Somewhere in Time's simplicity can also be seen in its soundtrack, which is beautifully composed by John Barry. There really isn't much to the film's signature songs — its main theme and “Rhapsody on a Theme of Paganini”. There's a sonic journey, an arc, to be sure, but the waves we listeners sail atop of aren't particularly large nor numerous, making for a smooth ride. The result isn't a score that’s easy to listen to, but rather, one easy to feel. The melody is crystal clear, making the songs extremely evocative. When the chords of that main theme hit, they reverberate down your spine and echo through your goddamn soul. They're the type of songs that are so simple, yet affecting, that they stick with you for years.
The film's simple beauty is encapsulated in its setting — the picturesque Mackinac Island. Establishing shots are always pristine, there's seldom hustle nor bustle to distract us. Even when there are busy shots, they're given an air of elegance due to the period-appropriate clothing the cast wears. It begins to feel unreal, yet there's little movie magic in play. Mackinac and the Grand Hotel are just that lovely. And like the music, the setting sticks with you. Ever since I first saw Somewhere in Time, it's been my dream to get married at the Grand Hotel.
And that — daydreaming about spending an ungodly ammount of money to partake in a traditionalist ceremony on an island in the sun — is a perfect example of what simplicity does for this movie. It fosters a sense of idealism that wouldn't be possible if it were preoccupied with the details.
It's understandable if the simplicity and subsequent idealism of Somewhere in Time make it sound a bit like a Hallmark movie. Thankfully, Somewhere in Time has a secret ingredient that carries it the rest of the way home: earnestness. Because as schmaltzy as the movie can be, it never ends up feeling insincere. This is mostly thanks to the sense of realism you get when watching this movie. And no, that's not a paradox. Somewhere in Time is a fairytale, yes, but one that feels approachable.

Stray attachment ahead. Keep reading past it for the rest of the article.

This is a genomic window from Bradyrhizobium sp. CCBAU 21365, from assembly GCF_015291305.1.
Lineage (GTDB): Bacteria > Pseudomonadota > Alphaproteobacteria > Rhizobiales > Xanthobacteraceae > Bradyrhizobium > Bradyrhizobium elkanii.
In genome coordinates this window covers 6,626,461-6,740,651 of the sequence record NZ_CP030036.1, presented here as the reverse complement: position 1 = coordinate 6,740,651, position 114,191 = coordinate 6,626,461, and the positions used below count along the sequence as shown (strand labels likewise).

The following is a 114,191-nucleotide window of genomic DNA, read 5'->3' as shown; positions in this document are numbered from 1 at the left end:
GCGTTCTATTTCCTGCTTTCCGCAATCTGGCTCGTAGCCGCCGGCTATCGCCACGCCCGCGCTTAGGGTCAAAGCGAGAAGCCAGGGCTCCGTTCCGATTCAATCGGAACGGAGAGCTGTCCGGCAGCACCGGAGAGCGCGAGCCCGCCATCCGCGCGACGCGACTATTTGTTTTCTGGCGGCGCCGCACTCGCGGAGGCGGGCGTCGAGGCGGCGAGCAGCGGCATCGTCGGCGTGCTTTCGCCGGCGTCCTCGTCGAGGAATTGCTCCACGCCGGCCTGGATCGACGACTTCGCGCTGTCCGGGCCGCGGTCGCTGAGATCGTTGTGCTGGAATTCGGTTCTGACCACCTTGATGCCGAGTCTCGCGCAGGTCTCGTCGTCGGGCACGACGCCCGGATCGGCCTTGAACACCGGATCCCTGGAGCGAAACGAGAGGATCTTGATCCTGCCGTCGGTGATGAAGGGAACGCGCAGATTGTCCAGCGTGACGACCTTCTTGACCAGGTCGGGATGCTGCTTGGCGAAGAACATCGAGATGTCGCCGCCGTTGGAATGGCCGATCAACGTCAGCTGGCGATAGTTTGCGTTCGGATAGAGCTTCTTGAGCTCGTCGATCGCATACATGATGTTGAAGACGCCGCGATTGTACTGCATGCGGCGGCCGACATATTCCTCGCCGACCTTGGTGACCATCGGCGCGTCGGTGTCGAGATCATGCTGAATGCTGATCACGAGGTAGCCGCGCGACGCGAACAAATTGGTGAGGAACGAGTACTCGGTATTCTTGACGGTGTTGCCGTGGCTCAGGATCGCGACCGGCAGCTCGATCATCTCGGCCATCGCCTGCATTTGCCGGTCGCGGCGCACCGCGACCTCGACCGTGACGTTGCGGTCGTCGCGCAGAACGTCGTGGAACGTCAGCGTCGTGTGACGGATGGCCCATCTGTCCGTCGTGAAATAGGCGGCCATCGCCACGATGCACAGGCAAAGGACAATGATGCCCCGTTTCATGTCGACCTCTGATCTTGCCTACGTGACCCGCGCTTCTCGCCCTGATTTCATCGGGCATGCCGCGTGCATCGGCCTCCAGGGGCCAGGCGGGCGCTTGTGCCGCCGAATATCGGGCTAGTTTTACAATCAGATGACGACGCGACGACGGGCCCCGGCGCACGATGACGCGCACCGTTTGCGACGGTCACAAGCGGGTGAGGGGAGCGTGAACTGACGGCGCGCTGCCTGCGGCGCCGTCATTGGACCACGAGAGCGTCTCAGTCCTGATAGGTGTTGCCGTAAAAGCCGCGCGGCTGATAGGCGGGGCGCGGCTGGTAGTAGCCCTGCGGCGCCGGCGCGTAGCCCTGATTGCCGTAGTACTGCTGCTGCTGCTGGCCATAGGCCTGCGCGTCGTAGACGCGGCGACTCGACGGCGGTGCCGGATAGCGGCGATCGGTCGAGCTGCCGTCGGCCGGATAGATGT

Take the leads, for example. For his role of Richard Collier, Christopher Reeves no doubt channeled his Clark Kent rather than his Superman. There's really no other way to say it: Christopher Reeves is a goddamn dork in this movie. And it's fucking adorable. He practices lines in the mirror like a schoolboy prepping for his first date. He hypes himself up a bit before knocking on Elise's door. He's a bit of a fish out of water and engages in some light slapstick. Don't get me wrong, his charm is still on display, but it's presented in a way that doesn't feel larger than life. He's an everyman, he could be you.
Opposite Reeves is Jane Seymour's Elise McKenna. She's the definition of grace and poise. When Richard first lays eyes on her portrait, there's an electricity to the scene and it's hard not to be as arrested as he is. But there is more to Elise than meets the eye. She isn't just the paragon of beauty that her manager desires her to be. When she's with Richard, she can be as dorky as he is and she's similarly adorable. The scene when she lets her hair down, both literally and metaphorically right before the climax (literally and metaphorically) sends chills down my spine. Much like Richard, beyond the extremely beautiful, seemingly unapproachable exterior, we're treated to someone who feels real, feels like us.